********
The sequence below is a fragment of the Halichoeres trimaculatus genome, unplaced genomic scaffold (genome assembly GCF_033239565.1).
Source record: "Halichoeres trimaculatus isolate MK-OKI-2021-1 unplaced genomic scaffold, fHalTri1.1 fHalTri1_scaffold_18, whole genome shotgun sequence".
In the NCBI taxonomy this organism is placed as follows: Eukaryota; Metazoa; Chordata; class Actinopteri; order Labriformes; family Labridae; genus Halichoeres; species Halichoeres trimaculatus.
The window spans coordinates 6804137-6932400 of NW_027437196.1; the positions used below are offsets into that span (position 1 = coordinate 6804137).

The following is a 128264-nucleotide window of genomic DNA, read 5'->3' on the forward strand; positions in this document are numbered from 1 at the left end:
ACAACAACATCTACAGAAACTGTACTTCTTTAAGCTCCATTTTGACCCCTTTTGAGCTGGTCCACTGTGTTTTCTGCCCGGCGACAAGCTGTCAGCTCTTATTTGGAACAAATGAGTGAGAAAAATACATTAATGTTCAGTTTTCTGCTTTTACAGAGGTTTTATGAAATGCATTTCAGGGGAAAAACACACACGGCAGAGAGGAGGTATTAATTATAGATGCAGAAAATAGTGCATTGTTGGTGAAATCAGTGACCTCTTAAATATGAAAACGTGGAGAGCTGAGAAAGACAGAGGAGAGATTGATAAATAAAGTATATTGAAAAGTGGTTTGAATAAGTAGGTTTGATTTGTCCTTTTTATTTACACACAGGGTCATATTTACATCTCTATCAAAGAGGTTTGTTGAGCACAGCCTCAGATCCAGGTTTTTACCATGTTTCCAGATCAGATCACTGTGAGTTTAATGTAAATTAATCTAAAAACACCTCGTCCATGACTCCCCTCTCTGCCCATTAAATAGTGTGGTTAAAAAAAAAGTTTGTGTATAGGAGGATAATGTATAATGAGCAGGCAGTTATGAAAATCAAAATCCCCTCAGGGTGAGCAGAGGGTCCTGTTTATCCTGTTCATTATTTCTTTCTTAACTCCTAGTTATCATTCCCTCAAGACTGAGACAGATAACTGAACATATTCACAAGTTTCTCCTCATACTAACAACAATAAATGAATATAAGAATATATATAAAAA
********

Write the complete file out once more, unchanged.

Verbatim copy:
The sequence below is a fragment of the Halichoeres trimaculatus genome, unplaced genomic scaffold (genome assembly GCF_033239565.1).
Source record: "Halichoeres trimaculatus isolate MK-OKI-2021-1 unplaced genomic scaffold, fHalTri1.1 fHalTri1_scaffold_18, whole genome shotgun sequence".
In the NCBI taxonomy this organism is placed as follows: Eukaryota; Metazoa; Chordata; class Actinopteri; order Labriformes; family Labridae; genus Halichoeres; species Halichoeres trimaculatus.
The window spans coordinates 6804137-6932400 of NW_027437196.1; the positions used below are offsets into that span (position 1 = coordinate 6804137).

The following is a 128264-nucleotide window of genomic DNA, read 5'->3' on the forward strand; positions in this document are numbered from 1 at the left end:
ACAACAACATCTACAGAAACTGTACTTCTTTAAGCTCCATTTTGACCCCTTTTGAGCTGGTCCACTGTGTTTTCTGCCCGGCGACAAGCTGTCAGCTCTTATTTGGAACAAATGAGTGAGAAAAATACATTAATGTTCAGTTTTCTGCTTTTACAGAGGTTTTATGAAATGCATTTCAGGGGAAAAACACACACGGCAGAGAGGAGGTATTAATTATAGATGCAGAAAATAGTGCATTGTTGGTGAAATCAGTGACCTCTTAAATATGAAAACGTGGAGAGCTGAGAAAGACAGAGGAGAGATTGATAAATAAAGTATATTGAAAAGTGGTTTGAATAAGTAGGTTTGATTTGTCCTTTTTATTTACACACAGGGTCATATTTACATCTCTATCAAAGAGGTTTGTTGAGCACAGCCTCAGATCCAGGTTTTTACCATGTTTCCAGATCAGATCACTGTGAGTTTAATGTAAATTAATCTAAAAACACCTCGTCCATGACTCCCCTCTCTGCCCATTAAATAGTGTGGTTAAAAAAAAAGTTTGTGTATAGGAGGATAATGTATAATGAGCAGGCAGTTATGAAAATCAAAATCCCCTCAGGGTGAGCAGAGGGTCCTGTTTATCCTGTTCATTATTTCTTTCTTAACTCCTAGTTATCATTCCCTCAAGACTGAGACAGATAACTGAACATATTCACAAGTTTCTCCTCATACTAACAACAATAAATGAATATAAGAATATATATAAAAA